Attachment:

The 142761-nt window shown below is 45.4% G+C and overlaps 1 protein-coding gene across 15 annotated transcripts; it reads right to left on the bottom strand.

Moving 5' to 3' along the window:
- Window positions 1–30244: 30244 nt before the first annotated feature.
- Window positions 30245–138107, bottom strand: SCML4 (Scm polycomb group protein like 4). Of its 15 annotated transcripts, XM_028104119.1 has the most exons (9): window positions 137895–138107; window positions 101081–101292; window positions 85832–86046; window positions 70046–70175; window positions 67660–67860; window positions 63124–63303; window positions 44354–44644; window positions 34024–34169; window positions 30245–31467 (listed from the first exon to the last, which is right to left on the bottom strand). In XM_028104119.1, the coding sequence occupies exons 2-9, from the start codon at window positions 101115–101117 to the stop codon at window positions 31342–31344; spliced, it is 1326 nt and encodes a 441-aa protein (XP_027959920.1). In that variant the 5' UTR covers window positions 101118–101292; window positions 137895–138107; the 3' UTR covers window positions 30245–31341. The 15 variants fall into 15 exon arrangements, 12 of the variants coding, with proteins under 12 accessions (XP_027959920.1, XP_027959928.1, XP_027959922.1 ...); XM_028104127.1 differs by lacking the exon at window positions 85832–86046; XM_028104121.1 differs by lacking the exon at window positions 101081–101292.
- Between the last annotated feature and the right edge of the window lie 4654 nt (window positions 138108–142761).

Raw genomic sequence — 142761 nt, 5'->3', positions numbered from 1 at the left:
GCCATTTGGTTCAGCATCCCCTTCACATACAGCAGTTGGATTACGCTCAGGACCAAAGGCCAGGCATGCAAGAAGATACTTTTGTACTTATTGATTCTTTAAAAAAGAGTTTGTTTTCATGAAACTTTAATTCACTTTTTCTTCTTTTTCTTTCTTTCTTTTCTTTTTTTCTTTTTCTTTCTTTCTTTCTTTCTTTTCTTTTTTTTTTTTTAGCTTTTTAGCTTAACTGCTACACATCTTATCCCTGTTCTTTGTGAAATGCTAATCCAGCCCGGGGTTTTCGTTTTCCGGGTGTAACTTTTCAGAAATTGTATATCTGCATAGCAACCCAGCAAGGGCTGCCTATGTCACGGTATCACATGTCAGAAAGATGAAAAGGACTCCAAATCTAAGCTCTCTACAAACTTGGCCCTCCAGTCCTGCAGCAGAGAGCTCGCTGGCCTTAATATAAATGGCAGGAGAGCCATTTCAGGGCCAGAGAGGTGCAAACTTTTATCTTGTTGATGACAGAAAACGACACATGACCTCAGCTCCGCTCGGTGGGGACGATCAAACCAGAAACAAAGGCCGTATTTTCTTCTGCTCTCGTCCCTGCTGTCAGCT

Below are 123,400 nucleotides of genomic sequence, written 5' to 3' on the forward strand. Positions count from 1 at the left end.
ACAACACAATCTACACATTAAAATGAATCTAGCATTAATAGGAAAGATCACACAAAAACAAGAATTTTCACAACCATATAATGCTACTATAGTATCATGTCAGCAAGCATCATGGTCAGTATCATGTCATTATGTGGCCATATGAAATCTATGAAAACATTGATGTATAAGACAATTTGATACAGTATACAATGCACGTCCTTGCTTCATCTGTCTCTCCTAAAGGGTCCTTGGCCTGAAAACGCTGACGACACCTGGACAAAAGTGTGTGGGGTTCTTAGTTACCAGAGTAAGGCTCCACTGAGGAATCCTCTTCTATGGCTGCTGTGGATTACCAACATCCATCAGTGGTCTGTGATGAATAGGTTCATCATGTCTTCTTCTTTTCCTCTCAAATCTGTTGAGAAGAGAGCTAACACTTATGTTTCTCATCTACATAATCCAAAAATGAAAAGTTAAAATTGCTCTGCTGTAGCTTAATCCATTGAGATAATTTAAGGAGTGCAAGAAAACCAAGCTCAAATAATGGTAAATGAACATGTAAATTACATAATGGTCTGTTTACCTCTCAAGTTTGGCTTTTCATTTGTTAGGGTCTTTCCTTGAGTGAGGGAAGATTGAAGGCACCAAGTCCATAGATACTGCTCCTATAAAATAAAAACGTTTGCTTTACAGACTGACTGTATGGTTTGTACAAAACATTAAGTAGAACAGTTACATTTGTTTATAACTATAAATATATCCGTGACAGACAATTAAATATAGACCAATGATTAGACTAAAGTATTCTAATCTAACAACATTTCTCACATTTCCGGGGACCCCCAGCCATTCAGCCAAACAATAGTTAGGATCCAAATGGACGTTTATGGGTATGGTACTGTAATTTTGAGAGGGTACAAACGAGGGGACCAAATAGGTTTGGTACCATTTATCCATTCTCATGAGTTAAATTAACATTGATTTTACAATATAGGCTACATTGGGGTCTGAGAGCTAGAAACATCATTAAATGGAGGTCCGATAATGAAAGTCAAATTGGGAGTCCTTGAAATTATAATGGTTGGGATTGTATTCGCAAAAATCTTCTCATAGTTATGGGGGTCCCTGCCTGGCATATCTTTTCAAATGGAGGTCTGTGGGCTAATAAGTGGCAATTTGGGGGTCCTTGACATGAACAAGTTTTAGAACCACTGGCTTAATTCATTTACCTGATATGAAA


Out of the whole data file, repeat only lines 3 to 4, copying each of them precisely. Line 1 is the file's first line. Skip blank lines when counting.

- Window positions 1–30244: 30244 nt before the first annotated feature.
- Window positions 30245–138107, bottom strand: SCML4 (Scm polycomb group protein like 4). Of its 15 annotated transcripts, XM_028104119.1 has the most exons (9): window positions 137895–138107; window positions 101081–101292; window positions 85832–86046; window positions 70046–70175; window positions 67660–67860; window positions 63124–63303; window positions 44354–44644; window positions 34024–34169; window positions 30245–31467 (listed from the first exon to the last, which is right to left on the bottom strand). In XM_028104119.1, the coding sequence occupies exons 2-9, from the start codon at window positions 101115–101117 to the stop codon at window positions 31342–31344; spliced, it is 1326 nt and encodes a 441-aa protein (XP_027959920.1). In that variant the 5' UTR covers window positions 101118–101292; window positions 137895–138107; the 3' UTR covers window positions 30245–31341. The 15 variants fall into 15 exon arrangements, 12 of the variants coding, with proteins under 12 accessions (XP_027959920.1, XP_027959928.1, XP_027959922.1 ...); XM_028104127.1 differs by lacking the exon at window positions 85832–86046; XM_028104121.1 differs by lacking the exon at window positions 101081–101292.